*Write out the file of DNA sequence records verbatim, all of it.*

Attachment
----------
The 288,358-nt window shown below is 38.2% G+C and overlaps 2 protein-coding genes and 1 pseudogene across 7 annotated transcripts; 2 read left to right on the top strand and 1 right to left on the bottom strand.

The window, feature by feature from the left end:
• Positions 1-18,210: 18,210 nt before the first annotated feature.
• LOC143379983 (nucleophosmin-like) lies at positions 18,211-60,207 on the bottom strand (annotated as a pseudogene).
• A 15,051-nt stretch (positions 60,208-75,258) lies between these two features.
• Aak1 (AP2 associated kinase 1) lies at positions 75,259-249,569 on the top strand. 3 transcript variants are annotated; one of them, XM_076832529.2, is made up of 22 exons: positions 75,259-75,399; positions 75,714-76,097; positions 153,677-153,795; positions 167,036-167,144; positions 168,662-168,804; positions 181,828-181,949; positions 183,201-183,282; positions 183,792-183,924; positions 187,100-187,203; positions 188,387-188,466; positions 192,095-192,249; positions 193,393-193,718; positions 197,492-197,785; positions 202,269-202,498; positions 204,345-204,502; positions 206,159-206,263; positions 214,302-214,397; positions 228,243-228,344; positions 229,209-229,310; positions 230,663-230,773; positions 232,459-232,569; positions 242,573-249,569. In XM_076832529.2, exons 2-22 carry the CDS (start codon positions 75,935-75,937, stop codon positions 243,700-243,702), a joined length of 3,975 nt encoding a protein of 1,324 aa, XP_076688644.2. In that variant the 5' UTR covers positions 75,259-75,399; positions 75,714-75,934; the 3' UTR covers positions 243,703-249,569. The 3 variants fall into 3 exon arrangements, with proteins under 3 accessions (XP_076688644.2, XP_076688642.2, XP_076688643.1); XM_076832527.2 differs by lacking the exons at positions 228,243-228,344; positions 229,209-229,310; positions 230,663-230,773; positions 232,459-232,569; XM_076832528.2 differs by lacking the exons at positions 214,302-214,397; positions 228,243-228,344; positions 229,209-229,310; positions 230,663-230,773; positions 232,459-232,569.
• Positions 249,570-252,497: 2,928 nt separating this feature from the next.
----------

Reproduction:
The 288,358-nt window shown below is 38.2% G+C and overlaps 2 protein-coding genes and 1 pseudogene across 7 annotated transcripts; 2 read left to right on the top strand and 1 right to left on the bottom strand.

The window, feature by feature from the left end:
• Positions 1-18,210: 18,210 nt before the first annotated feature.
• LOC143379983 (nucleophosmin-like) lies at positions 18,211-60,207 on the bottom strand (annotated as a pseudogene).
• A 15,051-nt stretch (positions 60,208-75,258) lies between these two features.
• Aak1 (AP2 associated kinase 1) lies at positions 75,259-249,569 on the top strand. 3 transcript variants are annotated; one of them, XM_076832529.2, is made up of 22 exons: positions 75,259-75,399; positions 75,714-76,097; positions 153,677-153,795; positions 167,036-167,144; positions 168,662-168,804; positions 181,828-181,949; positions 183,201-183,282; positions 183,792-183,924; positions 187,100-187,203; positions 188,387-188,466; positions 192,095-192,249; positions 193,393-193,718; positions 197,492-197,785; positions 202,269-202,498; positions 204,345-204,502; positions 206,159-206,263; positions 214,302-214,397; positions 228,243-228,344; positions 229,209-229,310; positions 230,663-230,773; positions 232,459-232,569; positions 242,573-249,569. In XM_076832529.2, exons 2-22 carry the CDS (start codon positions 75,935-75,937, stop codon positions 243,700-243,702), a joined length of 3,975 nt encoding a protein of 1,324 aa, XP_076688644.2. In that variant the 5' UTR covers positions 75,259-75,399; positions 75,714-75,934; the 3' UTR covers positions 243,703-249,569. The 3 variants fall into 3 exon arrangements, with proteins under 3 accessions (XP_076688644.2, XP_076688642.2, XP_076688643.1); XM_076832527.2 differs by lacking the exons at positions 228,243-228,344; positions 229,209-229,310; positions 230,663-230,773; positions 232,459-232,569; XM_076832528.2 differs by lacking the exons at positions 214,302-214,397; positions 228,243-228,344; positions 229,209-229,310; positions 230,663-230,773; positions 232,459-232,569.
• Positions 249,570-252,497: 2,928 nt separating this feature from the next.